Caffeine Stimulates Drug Discovery for Parkinson’s Disease at UA

Picture of a Caffeine MoleculeParkinson’s disease is the second most common neurodegenerative disease worldwide after Alzheimer’s, and affects an estimated 1% of the population older than 60 years. This condition is known to cause a variety of neurological symptoms, such as difficulties with standing and walking, problems with coordination, tremors, and even dementia. Yannick Schreiber, a Beckman Scholar at the University of Arizona, hopes to help combat the progression of Parkinson’s disease using chemistry. As a member of the laboratory of Dr. John Jewett, Professor of Chemistry and Biochemistry at the University of Arizona, Schreiber is working to develop new methods for studying and treating Parkinson’s disease.

Parkinson’s disease is characterized by the loss of dopaminergic neurons—that is, the cells responsible for producing dopamine, a chemical that our bodies produce to send signals in the brain and other areas of the nervous system. As such, research into drug design for Parkinson’s disease has long been dominated by dopamine replacement therapies that seek to maintain dopamine levels in the brain. However, as the disease progresses, dopamine-replacing medications often fail to control the symptoms of Parkinson’s disease. The quest to find new drugs for managing Parkinson’s disease has netted the interest of pharmaceutical companies and research laboratories—including Dr. Jewett’s laboratory.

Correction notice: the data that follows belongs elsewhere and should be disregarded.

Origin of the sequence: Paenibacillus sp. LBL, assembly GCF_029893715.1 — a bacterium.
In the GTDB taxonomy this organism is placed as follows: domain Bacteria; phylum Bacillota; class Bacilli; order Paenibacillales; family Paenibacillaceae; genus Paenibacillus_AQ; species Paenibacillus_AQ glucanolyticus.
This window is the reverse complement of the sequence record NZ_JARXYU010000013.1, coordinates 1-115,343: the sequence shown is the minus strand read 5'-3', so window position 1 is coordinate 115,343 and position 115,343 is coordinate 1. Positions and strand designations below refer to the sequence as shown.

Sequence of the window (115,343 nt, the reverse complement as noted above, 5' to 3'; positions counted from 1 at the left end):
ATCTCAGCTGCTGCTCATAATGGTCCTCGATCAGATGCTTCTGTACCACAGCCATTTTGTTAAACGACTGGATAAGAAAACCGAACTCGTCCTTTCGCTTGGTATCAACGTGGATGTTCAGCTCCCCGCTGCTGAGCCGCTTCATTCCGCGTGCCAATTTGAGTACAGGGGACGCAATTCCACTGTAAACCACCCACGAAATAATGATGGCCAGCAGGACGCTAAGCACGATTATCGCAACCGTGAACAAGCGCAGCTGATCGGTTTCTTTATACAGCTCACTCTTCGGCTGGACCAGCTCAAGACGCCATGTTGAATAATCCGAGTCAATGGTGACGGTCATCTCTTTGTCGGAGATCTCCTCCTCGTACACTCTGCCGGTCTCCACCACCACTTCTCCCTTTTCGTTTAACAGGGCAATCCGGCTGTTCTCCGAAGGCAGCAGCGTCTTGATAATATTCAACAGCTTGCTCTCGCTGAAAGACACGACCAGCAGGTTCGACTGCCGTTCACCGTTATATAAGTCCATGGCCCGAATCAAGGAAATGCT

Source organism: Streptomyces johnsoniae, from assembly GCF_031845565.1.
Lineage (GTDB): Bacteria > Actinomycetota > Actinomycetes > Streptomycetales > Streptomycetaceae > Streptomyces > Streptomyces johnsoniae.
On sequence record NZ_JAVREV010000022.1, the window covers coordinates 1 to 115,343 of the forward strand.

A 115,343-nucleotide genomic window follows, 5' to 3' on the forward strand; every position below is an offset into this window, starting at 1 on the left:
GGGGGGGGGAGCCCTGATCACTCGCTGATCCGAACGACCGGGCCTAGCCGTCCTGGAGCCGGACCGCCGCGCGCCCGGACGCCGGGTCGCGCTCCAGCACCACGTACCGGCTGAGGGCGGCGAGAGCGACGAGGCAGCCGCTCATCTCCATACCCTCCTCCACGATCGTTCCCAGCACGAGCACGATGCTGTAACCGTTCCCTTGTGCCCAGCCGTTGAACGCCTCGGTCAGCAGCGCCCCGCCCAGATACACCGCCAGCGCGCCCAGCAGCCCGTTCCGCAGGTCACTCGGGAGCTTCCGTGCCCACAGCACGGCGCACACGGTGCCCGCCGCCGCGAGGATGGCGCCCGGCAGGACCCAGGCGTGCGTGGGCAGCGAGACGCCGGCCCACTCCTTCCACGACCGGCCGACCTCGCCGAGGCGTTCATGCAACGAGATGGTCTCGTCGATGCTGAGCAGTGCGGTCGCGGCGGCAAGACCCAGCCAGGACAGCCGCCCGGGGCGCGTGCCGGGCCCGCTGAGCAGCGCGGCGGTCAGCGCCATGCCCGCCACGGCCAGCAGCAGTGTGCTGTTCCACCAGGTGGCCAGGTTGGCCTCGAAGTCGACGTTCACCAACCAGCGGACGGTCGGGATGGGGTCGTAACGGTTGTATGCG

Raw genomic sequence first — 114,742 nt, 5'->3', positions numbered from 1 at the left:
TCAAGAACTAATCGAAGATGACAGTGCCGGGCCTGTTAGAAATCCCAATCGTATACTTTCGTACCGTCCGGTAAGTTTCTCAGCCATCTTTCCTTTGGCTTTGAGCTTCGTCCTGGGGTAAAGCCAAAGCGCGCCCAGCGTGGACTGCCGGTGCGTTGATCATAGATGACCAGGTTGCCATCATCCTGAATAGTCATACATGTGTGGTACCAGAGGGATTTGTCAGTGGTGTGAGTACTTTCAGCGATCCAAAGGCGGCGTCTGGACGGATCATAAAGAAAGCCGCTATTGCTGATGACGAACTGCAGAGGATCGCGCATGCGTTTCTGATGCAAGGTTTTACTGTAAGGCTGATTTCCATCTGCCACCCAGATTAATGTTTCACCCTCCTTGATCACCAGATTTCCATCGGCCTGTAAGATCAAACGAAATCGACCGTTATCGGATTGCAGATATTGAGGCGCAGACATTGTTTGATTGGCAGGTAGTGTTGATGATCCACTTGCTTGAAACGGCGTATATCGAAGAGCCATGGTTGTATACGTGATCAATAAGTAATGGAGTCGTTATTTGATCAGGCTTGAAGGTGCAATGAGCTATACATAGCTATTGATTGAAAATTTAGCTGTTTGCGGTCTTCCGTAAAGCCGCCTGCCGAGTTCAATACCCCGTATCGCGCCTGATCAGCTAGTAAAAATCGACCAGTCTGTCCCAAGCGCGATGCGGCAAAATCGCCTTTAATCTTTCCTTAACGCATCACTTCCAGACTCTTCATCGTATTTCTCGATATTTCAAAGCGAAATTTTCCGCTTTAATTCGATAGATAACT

Schreiber’s research in the laboratory draws inspiration from caffeine—a molecule that many of us consume on a daily basis. “Luckily for coffee drinkers, caffeine is actually thought to possess ‘neuroprotective’ properties,” Schreiber explains. “That is, many studies have shown that Parkinson’s disease is less common among people who drink coffee.” While taking an occasional visit to Starbucks may not necessarily prevent the development of Parkinson’s disease, the protective effects of caffeine in Parkinson’s disease pose interesting scientific questions. Istradefylline, a drug with a similar structure to caffeine, has been approved in Japan as a therapeutic option for managing Parkinson’s disease. By developing compounds with similar structures to caffeine and istradefylline, Schreiber hopes to further the understanding of this devastating disease.

Although the compounds developed by Schreiber are based on the structures for caffeine and istradefylline, Schreiber’s compounds contain a technology that may be used to label and identify the cellular machinery involved in the interactions between caffeine-like molecules and cells affected by Parkinson’s disease. The project, which has received funding from the University of Arizona’s Tech Launch Arizona initiative, has recently entered the stage of pharmacological testing. “I am excited to see what this research will reveal,” says Schreiber. “Hopefully, this research will shed more light on how certain molecules affect the progression of Parkinson’s disease, and provide new information for the development of therapeutic options to help alleviate the symptoms associated with this disease.”


Yannick Schreiber
University of Arizona Beckman Scholars Program

Dr. John Jewett
University of Arizona Department of Chemistry and Biochemistry